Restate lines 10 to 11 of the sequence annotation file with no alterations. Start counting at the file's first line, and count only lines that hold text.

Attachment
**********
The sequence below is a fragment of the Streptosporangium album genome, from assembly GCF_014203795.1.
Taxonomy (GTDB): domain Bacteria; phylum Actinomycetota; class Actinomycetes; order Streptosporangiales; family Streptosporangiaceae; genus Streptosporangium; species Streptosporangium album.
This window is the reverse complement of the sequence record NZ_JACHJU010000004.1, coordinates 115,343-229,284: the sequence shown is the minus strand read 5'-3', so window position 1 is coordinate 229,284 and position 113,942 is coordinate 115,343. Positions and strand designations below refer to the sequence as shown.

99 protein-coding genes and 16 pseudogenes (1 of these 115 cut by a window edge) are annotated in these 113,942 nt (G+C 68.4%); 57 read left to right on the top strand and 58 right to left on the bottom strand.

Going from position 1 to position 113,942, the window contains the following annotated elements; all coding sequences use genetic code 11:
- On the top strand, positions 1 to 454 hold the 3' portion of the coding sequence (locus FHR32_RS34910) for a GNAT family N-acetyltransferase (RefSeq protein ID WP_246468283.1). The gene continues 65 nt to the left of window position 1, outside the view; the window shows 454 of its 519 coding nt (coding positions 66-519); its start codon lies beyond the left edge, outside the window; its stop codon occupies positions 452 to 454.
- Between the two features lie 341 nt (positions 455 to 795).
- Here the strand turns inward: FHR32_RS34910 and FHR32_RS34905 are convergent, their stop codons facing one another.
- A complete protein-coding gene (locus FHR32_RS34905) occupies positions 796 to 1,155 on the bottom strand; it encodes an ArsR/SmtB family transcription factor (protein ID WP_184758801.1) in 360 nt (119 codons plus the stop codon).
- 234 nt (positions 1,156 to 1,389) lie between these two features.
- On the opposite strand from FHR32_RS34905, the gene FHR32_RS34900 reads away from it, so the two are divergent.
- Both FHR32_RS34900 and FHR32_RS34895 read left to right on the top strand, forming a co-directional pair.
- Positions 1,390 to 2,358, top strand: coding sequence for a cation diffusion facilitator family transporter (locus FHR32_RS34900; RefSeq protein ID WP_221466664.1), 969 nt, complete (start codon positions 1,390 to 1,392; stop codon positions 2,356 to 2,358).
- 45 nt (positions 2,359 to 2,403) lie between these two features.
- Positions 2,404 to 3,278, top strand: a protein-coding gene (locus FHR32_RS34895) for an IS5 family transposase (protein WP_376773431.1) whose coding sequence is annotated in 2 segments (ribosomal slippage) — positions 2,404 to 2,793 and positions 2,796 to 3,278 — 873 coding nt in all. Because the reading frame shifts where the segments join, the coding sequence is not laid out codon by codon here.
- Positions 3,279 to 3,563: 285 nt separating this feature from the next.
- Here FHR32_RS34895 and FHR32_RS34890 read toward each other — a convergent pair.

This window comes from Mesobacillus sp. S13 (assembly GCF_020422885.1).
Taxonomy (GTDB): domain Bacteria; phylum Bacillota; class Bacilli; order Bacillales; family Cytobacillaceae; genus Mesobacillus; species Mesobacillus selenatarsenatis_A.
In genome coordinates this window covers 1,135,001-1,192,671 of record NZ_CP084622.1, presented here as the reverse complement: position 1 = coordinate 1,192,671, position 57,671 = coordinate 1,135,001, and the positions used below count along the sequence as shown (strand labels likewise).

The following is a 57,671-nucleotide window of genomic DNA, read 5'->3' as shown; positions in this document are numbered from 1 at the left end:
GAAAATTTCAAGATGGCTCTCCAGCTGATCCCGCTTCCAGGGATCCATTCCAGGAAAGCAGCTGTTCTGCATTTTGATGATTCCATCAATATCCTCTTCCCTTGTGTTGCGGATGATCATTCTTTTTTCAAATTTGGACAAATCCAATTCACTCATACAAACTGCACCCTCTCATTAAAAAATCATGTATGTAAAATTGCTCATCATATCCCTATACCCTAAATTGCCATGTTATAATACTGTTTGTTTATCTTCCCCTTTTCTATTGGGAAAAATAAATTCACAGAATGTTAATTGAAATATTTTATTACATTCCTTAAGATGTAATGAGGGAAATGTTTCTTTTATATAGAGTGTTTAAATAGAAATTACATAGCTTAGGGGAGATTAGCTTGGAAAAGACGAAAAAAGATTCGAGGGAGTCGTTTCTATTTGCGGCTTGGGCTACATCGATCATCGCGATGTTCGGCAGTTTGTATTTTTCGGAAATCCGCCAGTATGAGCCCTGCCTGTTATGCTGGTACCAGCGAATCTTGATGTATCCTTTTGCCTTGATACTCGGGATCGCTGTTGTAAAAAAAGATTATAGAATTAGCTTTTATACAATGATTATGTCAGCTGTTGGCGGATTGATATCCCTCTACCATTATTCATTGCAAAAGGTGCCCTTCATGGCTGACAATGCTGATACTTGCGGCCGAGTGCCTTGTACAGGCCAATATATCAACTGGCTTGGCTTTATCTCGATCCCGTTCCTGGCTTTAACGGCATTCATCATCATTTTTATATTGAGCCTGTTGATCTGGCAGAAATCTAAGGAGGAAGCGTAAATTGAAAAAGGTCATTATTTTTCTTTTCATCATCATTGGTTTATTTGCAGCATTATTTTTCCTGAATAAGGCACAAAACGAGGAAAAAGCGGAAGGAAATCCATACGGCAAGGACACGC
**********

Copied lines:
- 234 nt (positions 1,156 to 1,389) lie between these two features.
- On the opposite strand from FHR32_RS34905, the gene FHR32_RS34900 reads away from it, so the two are divergent.